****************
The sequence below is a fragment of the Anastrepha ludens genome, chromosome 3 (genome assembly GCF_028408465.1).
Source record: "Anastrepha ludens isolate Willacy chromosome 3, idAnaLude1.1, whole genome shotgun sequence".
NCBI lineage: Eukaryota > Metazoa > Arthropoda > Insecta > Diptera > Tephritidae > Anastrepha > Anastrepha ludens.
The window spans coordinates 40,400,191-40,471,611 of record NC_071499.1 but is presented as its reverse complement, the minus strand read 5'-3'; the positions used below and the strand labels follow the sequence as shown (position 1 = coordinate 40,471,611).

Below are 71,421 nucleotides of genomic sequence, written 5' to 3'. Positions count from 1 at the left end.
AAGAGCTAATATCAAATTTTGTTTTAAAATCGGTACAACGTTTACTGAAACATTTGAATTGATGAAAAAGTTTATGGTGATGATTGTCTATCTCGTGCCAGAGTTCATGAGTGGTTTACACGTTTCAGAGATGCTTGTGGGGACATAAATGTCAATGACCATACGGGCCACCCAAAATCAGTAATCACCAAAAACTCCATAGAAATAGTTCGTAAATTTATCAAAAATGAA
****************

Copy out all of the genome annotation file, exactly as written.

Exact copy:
The sequence below is a fragment of the Anastrepha ludens genome, chromosome 3 (genome assembly GCF_028408465.1).
Source record: "Anastrepha ludens isolate Willacy chromosome 3, idAnaLude1.1, whole genome shotgun sequence".
NCBI lineage: Eukaryota > Metazoa > Arthropoda > Insecta > Diptera > Tephritidae > Anastrepha > Anastrepha ludens.
The window spans coordinates 40,400,191-40,471,611 of record NC_071499.1 but is presented as its reverse complement, the minus strand read 5'-3'; the positions used below and the strand labels follow the sequence as shown (position 1 = coordinate 40,471,611).

Below are 71,421 nucleotides of genomic sequence, written 5' to 3'. Positions count from 1 at the left end.
AAGAGCTAATATCAAATTTTGTTTTAAAATCGGTACAACGTTTACTGAAACATTTGAATTGATGAAAAAGTTTATGGTGATGATTGTCTATCTCGTGCCAGAGTTCATGAGTGGTTTACACGTTTCAGAGATGCTTGTGGGGACATAAATGTCAATGACCATACGGGCCACCCAAAATCAGTAATCACCAAAAACTCCATAGAAATAGTTCGTAAATTTATCAAAAATGAA